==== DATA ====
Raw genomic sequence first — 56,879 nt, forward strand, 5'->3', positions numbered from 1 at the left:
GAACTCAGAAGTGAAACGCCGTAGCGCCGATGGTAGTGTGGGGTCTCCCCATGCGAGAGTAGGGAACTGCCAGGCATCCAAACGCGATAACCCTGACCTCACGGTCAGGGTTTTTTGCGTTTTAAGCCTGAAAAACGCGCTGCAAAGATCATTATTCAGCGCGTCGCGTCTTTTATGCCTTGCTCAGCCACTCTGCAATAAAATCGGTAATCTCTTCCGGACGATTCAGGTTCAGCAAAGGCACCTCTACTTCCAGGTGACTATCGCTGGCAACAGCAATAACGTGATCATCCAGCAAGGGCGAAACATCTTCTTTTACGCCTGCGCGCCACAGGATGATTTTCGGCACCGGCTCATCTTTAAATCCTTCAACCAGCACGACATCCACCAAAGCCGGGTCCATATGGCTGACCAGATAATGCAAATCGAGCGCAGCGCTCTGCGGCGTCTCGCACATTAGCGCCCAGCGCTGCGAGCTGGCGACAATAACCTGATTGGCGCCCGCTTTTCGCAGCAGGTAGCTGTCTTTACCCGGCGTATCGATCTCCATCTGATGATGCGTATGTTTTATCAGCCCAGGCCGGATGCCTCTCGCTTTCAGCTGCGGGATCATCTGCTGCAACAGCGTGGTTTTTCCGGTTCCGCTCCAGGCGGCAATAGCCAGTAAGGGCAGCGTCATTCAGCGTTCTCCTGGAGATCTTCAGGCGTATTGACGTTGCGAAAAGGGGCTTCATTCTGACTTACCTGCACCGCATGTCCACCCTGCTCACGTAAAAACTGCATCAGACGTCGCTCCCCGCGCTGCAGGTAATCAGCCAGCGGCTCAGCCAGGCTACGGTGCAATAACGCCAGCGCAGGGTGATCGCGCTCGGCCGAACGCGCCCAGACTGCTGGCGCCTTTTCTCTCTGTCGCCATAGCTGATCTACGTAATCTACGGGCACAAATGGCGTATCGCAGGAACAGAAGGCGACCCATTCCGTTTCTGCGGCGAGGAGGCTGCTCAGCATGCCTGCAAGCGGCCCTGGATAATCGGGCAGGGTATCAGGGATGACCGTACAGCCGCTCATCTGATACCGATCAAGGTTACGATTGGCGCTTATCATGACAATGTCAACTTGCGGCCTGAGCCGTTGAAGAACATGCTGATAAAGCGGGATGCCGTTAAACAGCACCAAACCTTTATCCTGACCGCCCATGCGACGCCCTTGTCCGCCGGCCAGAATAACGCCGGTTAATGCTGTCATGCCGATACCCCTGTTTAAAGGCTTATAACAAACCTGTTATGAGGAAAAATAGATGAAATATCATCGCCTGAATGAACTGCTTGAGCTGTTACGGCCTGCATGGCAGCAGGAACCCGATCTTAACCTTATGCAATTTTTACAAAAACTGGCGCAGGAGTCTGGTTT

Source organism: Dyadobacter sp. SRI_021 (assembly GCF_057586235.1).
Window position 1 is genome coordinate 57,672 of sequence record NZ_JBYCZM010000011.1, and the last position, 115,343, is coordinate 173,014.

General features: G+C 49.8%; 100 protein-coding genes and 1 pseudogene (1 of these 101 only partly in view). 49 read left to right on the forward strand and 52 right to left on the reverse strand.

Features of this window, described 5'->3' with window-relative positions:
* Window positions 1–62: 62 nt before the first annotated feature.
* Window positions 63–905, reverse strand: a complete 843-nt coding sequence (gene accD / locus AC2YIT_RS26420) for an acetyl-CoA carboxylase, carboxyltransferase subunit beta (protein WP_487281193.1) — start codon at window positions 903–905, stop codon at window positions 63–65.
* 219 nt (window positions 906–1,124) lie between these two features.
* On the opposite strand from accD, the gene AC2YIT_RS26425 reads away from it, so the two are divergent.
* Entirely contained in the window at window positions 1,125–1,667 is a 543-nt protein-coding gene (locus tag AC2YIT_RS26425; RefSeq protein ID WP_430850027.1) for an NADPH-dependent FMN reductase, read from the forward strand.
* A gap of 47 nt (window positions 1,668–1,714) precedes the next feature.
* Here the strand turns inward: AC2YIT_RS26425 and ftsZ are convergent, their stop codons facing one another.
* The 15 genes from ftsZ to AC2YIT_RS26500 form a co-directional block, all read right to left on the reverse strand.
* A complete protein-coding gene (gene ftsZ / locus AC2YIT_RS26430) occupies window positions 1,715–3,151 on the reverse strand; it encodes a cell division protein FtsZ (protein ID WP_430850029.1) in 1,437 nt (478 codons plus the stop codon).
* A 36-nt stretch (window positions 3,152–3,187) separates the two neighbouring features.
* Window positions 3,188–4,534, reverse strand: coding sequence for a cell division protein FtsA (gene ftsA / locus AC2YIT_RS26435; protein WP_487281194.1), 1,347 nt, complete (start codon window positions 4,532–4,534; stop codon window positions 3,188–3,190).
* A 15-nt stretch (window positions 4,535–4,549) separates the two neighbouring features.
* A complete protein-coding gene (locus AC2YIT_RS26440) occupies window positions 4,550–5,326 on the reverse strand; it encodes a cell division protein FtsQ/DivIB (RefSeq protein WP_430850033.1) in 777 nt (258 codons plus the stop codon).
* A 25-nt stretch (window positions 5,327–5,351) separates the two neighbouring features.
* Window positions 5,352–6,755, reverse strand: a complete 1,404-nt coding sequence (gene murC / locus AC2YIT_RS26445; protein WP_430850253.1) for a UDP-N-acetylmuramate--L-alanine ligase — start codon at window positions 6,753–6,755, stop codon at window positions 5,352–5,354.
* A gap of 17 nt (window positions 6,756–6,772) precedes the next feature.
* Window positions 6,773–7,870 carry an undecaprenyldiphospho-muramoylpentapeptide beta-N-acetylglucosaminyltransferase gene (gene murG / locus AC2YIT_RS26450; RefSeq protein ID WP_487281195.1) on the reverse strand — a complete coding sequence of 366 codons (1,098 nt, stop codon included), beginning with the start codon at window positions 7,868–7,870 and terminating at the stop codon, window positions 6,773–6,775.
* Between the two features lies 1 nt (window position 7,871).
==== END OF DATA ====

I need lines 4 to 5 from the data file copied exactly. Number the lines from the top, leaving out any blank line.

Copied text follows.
Window position 1 is genome coordinate 57,672 of sequence record NZ_JBYCZM010000011.1, and the last position, 115,343, is coordinate 173,014.

General features: G+C 49.8%; 100 protein-coding genes and 1 pseudogene (1 of these 101 only partly in view). 49 read left to right on the forward strand and 52 right to left on the reverse strand.